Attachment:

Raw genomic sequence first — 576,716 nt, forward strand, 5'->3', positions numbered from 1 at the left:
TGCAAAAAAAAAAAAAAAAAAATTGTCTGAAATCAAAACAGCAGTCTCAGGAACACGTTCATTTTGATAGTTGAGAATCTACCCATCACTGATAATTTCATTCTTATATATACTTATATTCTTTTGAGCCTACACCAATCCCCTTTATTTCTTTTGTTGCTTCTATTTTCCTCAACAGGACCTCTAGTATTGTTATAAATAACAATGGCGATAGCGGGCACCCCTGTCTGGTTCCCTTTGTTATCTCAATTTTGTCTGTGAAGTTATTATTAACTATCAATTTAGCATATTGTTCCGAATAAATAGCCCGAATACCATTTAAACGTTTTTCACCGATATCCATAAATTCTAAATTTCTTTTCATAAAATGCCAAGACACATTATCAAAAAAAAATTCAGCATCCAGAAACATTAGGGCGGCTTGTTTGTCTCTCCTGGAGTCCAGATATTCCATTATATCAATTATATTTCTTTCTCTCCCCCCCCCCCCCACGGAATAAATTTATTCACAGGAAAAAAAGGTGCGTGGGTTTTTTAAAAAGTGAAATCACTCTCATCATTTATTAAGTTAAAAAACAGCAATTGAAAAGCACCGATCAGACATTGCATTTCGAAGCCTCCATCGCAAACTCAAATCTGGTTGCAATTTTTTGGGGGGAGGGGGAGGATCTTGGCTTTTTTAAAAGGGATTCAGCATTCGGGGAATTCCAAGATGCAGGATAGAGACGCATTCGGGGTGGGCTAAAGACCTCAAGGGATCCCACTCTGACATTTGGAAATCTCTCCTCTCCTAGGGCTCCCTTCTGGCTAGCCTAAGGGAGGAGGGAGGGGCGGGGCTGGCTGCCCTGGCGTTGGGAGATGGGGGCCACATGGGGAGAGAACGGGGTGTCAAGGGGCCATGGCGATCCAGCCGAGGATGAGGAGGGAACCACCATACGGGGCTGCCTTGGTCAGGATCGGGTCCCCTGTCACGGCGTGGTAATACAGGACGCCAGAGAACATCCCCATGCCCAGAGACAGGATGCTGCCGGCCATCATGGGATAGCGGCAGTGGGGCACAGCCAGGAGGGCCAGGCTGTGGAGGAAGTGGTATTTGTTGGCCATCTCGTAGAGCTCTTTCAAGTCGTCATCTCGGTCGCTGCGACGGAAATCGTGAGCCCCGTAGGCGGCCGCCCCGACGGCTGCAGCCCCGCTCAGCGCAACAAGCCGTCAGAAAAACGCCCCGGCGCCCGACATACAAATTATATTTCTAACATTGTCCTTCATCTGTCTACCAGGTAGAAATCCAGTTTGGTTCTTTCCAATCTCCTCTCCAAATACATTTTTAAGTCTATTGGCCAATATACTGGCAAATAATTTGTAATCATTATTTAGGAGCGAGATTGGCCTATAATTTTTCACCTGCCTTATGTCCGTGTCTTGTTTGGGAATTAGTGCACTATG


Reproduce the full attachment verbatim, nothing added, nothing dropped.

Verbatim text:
Raw genomic sequence first — 576,716 nt, forward strand, 5'->3', positions numbered from 1 at the left:
TGCAAAAAAAAAAAAAAAAAAATTGTCTGAAATCAAAACAGCAGTCTCAGGAACACGTTCATTTTGATAGTTGAGAATCTACCCATCACTGATAATTTCATTCTTATATATACTTATATTCTTTTGAGCCTACACCAATCCCCTTTATTTCTTTTGTTGCTTCTATTTTCCTCAACAGGACCTCTAGTATTGTTATAAATAACAATGGCGATAGCGGGCACCCCTGTCTGGTTCCCTTTGTTATCTCAATTTTGTCTGTGAAGTTATTATTAACTATCAATTTAGCATATTGTTCCGAATAAATAGCCCGAATACCATTTAAACGTTTTTCACCGATATCCATAAATTCTAAATTTCTTTTCATAAAATGCCAAGACACATTATCAAAAAAAAATTCAGCATCCAGAAACATTAGGGCGGCTTGTTTGTCTCTCCTGGAGTCCAGATATTCCATTATATCAATTATATTTCTTTCTCTCCCCCCCCCCCCCACGGAATAAATTTATTCACAGGAAAAAAAGGTGCGTGGGTTTTTTAAAAAGTGAAATCACTCTCATCATTTATTAAGTTAAAAAACAGCAATTGAAAAGCACCGATCAGACATTGCATTTCGAAGCCTCCATCGCAAACTCAAATCTGGTTGCAATTTTTTGGGGGGAGGGGGAGGATCTTGGCTTTTTTAAAAGGGATTCAGCATTCGGGGAATTCCAAGATGCAGGATAGAGACGCATTCGGGGTGGGCTAAAGACCTCAAGGGATCCCACTCTGACATTTGGAAATCTCTCCTCTCCTAGGGCTCCCTTCTGGCTAGCCTAAGGGAGGAGGGAGGGGCGGGGCTGGCTGCCCTGGCGTTGGGAGATGGGGGCCACATGGGGAGAGAACGGGGTGTCAAGGGGCCATGGCGATCCAGCCGAGGATGAGGAGGGAACCACCATACGGGGCTGCCTTGGTCAGGATCGGGTCCCCTGTCACGGCGTGGTAATACAGGACGCCAGAGAACATCCCCATGCCCAGAGACAGGATGCTGCCGGCCATCATGGGATAGCGGCAGTGGGGCACAGCCAGGAGGGCCAGGCTGTGGAGGAAGTGGTATTTGTTGGCCATCTCGTAGAGCTCTTTCAAGTCGTCATCTCGGTCGCTGCGACGGAAATCGTGAGCCCCGTAGGCGGCCGCCCCGACGGCTGCAGCCCCGCTCAGCGCAACAAGCCGTCAGAAAAACGCCCCGGCGCCCGACATACAAATTATATTTCTAACATTGTCCTTCATCTGTCTACCAGGTAGAAATCCAGTTTGGTTCTTTCCAATCTCCTCTCCAAATACATTTTTAAGTCTATTGGCCAATATACTGGCAAATAATTTGTAATCATTATTTAGGAGCGAGATTGGCCTATAATTTTTCACCTGCCTTATGTCCGTGTCTTGTTTGGGAATTAGTGCACTATG